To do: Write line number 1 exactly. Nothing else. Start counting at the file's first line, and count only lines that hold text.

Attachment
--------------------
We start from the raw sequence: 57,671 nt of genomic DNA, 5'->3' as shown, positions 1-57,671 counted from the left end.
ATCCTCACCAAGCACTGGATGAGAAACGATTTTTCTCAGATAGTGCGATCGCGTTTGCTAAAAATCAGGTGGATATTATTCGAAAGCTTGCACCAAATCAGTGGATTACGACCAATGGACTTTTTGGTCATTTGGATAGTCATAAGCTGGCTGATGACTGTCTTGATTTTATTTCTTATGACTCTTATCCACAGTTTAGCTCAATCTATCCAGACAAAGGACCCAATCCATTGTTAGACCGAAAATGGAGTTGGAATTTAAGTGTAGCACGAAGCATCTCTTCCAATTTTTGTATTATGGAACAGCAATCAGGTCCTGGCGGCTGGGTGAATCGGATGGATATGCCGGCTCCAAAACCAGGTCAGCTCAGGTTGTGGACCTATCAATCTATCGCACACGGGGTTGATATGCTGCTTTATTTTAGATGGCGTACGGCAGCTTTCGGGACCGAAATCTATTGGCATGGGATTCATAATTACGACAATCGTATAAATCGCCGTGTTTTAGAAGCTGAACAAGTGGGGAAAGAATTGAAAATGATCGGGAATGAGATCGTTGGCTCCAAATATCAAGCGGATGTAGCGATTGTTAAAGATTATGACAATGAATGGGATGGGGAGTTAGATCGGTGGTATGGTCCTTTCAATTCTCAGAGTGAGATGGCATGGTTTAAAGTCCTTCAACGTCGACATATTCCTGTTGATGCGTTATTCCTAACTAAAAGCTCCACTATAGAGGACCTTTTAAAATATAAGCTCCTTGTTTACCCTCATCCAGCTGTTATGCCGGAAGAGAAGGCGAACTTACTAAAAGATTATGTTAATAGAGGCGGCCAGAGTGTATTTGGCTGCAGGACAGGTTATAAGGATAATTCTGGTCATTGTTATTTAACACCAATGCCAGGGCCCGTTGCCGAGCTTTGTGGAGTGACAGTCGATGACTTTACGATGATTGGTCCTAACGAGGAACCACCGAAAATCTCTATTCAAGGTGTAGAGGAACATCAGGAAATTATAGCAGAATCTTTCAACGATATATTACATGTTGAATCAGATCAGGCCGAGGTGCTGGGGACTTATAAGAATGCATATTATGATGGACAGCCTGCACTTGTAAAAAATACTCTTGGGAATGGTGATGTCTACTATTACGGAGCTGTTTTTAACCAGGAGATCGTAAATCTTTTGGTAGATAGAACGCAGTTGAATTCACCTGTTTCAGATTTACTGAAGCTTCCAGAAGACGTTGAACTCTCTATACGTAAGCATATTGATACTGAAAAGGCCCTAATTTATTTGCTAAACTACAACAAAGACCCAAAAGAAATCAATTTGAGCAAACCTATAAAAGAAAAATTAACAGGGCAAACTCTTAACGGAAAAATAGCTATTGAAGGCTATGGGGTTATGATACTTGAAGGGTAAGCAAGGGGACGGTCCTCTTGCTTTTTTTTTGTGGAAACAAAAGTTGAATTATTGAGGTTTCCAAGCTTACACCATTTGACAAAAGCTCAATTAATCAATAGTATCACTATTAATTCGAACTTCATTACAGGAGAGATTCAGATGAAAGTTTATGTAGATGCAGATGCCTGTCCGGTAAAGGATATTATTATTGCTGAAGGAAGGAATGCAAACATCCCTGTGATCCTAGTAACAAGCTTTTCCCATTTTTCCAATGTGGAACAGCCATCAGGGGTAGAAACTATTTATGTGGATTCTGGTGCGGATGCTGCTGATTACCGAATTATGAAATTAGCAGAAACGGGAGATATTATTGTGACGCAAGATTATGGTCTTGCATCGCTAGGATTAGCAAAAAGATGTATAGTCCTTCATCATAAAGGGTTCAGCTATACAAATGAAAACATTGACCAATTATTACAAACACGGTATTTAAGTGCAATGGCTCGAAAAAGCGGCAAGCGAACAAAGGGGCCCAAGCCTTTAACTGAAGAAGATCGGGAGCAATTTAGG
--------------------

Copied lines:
We start from the raw sequence: 57,671 nt of genomic DNA, 5'->3' as shown, positions 1-57,671 counted from the left end.